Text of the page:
international embodied peace resource centre, as well as a forum in which practitioners, students and newcomers can share questions, ideas, and experiences. This blog was launched in February of 2007, beginning with the inspiration, knowledge and resources of Martha Eddy (2007).

As part of her doctoral research at Columbia Universitys Teachers College, Martha Eddy worked

for over a decade to gather information about those people and organizations who have years of expertise based in somatic, arts, and activist approaches to conflict resolution, violence prevention, and community building at the grassroots or international level. The blog was started with a listing of these organizations, and has since welcomed any posts or links that include this understanding of how we perceive our bodies and interact with one another through our bodies (Ibid.).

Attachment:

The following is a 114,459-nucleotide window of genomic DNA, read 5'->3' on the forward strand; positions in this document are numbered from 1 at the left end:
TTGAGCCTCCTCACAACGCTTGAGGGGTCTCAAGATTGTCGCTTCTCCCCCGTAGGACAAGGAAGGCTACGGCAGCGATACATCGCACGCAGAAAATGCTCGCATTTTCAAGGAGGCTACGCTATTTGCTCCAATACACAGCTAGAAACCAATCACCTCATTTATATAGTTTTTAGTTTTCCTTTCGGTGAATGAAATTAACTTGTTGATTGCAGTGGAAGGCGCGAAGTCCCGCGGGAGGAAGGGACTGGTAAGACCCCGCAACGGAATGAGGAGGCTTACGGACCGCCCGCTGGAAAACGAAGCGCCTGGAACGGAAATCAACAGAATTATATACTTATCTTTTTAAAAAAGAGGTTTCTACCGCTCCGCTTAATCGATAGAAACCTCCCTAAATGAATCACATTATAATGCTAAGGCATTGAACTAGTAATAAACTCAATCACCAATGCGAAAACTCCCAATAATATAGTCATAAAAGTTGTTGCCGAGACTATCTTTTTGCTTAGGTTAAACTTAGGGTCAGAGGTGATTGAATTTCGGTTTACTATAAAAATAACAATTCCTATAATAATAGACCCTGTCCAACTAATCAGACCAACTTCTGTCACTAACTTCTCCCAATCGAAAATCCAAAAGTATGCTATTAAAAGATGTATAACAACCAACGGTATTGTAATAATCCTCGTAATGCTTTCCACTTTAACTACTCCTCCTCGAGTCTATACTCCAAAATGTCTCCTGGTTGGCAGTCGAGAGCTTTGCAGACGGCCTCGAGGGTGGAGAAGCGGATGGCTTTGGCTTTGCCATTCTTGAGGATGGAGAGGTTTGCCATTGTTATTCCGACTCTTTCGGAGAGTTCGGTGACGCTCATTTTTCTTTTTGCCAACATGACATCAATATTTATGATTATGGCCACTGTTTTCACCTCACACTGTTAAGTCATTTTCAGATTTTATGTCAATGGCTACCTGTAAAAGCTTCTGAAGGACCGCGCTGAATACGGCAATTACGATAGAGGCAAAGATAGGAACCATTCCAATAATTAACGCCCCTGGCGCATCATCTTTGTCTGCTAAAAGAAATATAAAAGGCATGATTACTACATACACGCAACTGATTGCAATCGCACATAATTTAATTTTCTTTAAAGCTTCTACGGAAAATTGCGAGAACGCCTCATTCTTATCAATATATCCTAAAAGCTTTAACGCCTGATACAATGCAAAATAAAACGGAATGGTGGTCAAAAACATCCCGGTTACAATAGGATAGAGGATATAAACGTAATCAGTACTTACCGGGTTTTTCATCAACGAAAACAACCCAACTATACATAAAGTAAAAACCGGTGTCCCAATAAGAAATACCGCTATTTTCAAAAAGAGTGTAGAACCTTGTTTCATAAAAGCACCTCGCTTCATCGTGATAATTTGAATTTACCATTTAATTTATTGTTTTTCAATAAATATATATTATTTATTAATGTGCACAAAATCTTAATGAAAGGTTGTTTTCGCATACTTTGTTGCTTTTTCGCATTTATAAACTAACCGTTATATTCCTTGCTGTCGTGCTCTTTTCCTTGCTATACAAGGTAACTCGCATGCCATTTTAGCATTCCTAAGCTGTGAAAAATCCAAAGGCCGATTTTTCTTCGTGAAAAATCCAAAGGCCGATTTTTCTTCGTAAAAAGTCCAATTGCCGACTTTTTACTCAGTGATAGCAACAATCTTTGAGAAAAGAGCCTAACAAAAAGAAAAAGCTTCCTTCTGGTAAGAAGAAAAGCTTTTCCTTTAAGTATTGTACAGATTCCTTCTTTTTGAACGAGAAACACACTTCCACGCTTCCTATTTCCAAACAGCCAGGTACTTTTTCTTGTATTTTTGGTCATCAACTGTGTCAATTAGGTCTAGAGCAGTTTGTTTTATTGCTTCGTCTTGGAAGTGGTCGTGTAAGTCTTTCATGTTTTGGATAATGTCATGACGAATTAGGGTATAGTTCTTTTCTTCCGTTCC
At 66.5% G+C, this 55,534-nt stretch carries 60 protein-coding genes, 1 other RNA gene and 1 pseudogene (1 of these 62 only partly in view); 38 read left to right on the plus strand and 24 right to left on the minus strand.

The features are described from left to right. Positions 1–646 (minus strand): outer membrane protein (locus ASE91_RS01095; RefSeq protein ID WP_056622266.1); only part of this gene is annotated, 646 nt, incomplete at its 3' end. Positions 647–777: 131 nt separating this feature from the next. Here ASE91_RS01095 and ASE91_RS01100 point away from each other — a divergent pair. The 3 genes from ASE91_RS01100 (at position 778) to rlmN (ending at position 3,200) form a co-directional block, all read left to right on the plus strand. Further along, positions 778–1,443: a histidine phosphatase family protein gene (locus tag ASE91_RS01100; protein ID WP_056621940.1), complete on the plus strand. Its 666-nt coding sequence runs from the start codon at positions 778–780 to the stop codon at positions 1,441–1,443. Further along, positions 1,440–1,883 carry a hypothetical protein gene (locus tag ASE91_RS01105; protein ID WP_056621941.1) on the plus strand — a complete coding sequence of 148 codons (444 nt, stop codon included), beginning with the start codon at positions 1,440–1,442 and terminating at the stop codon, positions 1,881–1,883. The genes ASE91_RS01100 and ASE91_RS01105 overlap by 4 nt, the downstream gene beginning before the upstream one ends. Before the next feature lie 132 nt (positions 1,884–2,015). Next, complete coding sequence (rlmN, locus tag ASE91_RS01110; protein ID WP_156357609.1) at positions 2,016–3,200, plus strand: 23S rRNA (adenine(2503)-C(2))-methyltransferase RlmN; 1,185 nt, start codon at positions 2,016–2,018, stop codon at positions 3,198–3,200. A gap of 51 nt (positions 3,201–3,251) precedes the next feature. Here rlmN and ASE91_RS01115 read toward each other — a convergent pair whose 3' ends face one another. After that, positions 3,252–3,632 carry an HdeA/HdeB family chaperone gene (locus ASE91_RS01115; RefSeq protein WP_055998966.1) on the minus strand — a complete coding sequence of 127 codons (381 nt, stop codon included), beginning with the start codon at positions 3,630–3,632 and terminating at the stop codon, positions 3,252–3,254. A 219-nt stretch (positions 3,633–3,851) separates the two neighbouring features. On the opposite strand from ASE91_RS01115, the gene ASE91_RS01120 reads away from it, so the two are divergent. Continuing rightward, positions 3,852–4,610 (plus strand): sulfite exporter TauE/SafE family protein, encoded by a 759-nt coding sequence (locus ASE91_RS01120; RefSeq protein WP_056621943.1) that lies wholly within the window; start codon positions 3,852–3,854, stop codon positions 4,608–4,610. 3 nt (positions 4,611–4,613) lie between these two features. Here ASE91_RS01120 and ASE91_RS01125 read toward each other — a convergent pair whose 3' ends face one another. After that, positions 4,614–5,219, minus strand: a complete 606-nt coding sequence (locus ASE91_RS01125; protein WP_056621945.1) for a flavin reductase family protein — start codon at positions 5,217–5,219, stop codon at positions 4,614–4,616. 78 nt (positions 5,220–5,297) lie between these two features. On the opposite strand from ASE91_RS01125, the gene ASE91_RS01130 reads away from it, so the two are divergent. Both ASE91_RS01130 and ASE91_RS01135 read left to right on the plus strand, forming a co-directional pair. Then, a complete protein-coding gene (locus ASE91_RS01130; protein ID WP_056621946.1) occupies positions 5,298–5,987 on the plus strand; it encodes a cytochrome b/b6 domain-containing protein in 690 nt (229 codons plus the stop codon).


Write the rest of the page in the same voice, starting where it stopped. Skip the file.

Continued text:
Dr Eddy states that our physical condition affects our feelings, our behaviour, and our creative work in the world (ibid.). Besides that, she gathers in her blog accounts of physical approaches to peace, conflict resolution, and violence prevention accessed through the arts, sports, somatic education, non-verbal communication, and biological sciences (ibid.).

Mute theatre and cinema.

Regardless of the above practical examples on the power of non-verbal communication, I dare add three more illustrations to the already given ones. I remember that a play based on a novel by the Brazilian writer Graciliano Ramos was staged some years ago, and one of the actors of the production was awarded a prize as the best supporting actor. This prize was awarded to the actor that played the rule of a dog and did not utter a single word in his performance. Instead, he limited his acting to scratch his own body, walk on all fours, hide under the kitchen